Being a photographer is not always easy, but in this case, the results were definitely worth the hardship.
Recently, Jack Fusco, of Jack Fusco Photography, braved subzero temperatures in order to capture footage of the aurora borealis over the Canadian Rockies. During his expedition, Fusco caught more than just the northern lights. If you watch closely, you can see a number of meteors fly across the scene. There is also a fireball that blazes over the horizon (towards the right side of the frame) around 1:14, and just after the title sequence, there’s some stunning footage of Jupiter rising over a lake as the stars shine above Mt. Inglismaldie. The aurora appears throughout the time-lapse, but it is particularly notable at 2:06, when the northern lights show up over Peyto Lake.
To capture these images, Fusco traveled to Banff and Jasper National Parks in Alberta, Canada. While there, he was forced to endure many sleepless nights and temperatures reaching to -9° Fahrenheit (-22° Celsius). Yet, Fusco says that it was well worth it.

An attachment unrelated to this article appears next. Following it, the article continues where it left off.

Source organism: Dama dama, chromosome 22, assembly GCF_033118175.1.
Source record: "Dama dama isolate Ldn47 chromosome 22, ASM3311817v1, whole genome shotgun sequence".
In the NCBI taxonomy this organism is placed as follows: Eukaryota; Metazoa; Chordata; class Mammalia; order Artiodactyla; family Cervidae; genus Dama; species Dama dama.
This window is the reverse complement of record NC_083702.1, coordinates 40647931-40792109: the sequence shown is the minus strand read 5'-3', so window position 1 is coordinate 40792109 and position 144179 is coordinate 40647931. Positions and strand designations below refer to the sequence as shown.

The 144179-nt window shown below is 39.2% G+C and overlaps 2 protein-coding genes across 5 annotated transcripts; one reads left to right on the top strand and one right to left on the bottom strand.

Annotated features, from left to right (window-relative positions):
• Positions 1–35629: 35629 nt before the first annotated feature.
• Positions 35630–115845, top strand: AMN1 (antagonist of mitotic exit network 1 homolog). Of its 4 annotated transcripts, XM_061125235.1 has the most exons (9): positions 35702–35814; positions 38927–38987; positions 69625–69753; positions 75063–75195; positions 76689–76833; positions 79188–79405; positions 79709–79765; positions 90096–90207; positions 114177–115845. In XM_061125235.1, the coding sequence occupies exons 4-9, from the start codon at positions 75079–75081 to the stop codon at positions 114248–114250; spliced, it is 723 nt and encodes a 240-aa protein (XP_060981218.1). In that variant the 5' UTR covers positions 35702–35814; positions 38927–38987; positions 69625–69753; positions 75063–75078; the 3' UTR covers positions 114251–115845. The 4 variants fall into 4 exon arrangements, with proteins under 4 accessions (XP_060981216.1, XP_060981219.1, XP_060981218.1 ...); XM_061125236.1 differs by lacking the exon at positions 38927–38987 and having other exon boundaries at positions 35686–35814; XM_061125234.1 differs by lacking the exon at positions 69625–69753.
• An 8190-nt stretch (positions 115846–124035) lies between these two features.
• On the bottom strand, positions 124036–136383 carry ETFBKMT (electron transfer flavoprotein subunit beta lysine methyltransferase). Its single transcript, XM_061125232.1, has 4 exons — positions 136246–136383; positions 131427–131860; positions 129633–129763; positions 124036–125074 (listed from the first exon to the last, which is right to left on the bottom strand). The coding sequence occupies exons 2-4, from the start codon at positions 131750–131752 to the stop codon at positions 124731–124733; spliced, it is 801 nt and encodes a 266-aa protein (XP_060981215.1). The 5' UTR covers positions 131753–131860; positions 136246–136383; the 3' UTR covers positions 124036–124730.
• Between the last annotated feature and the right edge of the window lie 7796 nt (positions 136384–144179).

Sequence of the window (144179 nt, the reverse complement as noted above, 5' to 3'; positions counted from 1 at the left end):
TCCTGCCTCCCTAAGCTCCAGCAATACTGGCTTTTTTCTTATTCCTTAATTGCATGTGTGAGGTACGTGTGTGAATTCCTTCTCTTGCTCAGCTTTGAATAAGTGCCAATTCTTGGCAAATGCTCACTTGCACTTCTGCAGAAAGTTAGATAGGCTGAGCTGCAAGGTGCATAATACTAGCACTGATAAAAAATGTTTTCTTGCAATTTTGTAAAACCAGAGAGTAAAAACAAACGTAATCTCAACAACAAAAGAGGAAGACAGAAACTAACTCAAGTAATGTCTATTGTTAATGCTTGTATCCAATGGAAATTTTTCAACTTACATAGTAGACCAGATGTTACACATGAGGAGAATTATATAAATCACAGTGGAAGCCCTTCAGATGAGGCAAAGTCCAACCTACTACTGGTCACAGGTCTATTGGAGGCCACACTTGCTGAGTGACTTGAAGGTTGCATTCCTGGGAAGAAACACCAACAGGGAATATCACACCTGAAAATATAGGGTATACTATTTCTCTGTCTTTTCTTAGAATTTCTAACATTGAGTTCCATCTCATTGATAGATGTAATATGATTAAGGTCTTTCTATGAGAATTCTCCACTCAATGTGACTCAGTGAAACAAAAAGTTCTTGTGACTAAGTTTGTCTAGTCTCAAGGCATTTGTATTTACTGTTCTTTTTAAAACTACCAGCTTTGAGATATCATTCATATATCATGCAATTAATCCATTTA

Most of us know what it is like to go outside on a truly starry night; however, this feeling is amplified tenfold when you are able to get away from all of the light pollution. Fusco writes, “There’s a certain feeling that you get from standing under a truly dark sky for the first time. Although it’s hard describe the exact feeling of awe that’s felt, it’s an experience that doesn’t leave you. In fact, it’s something that can change you. It can make you forget about sleeping when the sun has set and instead readies you for an adventure.” And Fusco states that part of the purpose of this time-lapse was to evoke this feeling. “This timelapse is about capturing the adventure of chasing star filled skies and the feeling you get from experiencing it. I hope it inspires people to find their own adventure chasing the stars.”